Low unemployment and tighter affordability and forbearance rules could slow rise in repossession activity.
- The Ministry of Justice (MoJ) has today published figures for mortgage and landlord possession statistics for October to December 2022.
- Data from the MoJ revealed mortgage possession claims increased by 23% in Q4 last year compared to the same quarter in 2021 from 2,570 to 3,160, while repossessions by county court bailiffs increased by 123 from a lower base (313 to 733).
Commenting, Myron Jobson, Senior Personal Finance Analyst, interactive investor, says: The increase in mortgage possession actions and repossessions is skewed by the City watchdog-ordered cessation of repossession activity at the start of the Covid pandemic and the roll-out of payment holidays on a grand scale for those who needed them.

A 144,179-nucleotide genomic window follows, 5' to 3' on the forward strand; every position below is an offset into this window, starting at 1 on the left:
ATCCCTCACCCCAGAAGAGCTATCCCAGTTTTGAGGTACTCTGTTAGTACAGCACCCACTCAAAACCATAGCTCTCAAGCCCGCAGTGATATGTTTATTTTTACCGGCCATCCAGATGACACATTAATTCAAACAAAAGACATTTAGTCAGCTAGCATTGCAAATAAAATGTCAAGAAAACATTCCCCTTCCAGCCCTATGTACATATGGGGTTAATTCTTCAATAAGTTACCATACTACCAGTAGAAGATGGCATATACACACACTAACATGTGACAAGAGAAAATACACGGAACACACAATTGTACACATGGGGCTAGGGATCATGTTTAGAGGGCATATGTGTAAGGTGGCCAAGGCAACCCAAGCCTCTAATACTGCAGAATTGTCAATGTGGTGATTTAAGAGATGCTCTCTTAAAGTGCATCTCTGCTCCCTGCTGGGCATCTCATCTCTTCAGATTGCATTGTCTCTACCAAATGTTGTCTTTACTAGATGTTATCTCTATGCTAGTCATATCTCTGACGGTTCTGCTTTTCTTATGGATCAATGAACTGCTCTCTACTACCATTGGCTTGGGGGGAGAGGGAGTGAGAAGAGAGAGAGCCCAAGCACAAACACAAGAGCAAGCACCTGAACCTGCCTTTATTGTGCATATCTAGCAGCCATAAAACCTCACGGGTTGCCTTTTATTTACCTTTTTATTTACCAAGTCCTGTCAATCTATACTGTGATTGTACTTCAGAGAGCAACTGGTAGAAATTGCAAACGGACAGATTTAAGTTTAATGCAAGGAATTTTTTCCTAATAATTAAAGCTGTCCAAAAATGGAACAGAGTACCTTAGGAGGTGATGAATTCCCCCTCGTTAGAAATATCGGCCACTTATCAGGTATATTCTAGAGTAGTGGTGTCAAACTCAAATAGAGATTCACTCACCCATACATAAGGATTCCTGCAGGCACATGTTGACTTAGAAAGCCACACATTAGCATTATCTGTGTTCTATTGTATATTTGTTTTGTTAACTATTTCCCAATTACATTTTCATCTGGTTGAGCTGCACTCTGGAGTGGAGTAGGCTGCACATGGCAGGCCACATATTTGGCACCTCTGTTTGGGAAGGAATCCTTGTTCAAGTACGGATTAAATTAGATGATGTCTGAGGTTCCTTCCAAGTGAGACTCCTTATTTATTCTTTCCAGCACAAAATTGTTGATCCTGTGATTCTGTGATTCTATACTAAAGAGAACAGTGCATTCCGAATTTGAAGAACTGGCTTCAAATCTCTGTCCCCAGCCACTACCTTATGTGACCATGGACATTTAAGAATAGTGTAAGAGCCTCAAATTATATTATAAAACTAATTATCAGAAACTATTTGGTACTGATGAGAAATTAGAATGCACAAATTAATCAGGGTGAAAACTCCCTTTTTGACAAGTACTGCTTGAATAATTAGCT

“History has shown that repossession can rise steeply during periods of economic stress. Such was the case in the wake of global financial crash. Today, an uptick in mortgage rates to levels not seen since the credit crunch, workers’ incomes failing to keep up with spiralling household costs and a stuttering economy leave workers struggling to keep up with repayment obligations in a precarious position. Something like a sudden illness or job loss could leave them homeless.
“The property repossession figures also don’t make for happy reading for landlords, who are aware that their tenants’ circumstances can change overnight.
“But repossession activity might not rise as far this time because of the current low level of unemployment and tighter lending regulation, particularly around affordability and forbearance.
“The first port of call to prevent the repossession of your home is to speak to your lender and come to an agreement where you can continue payments instead of repossessing your home.”
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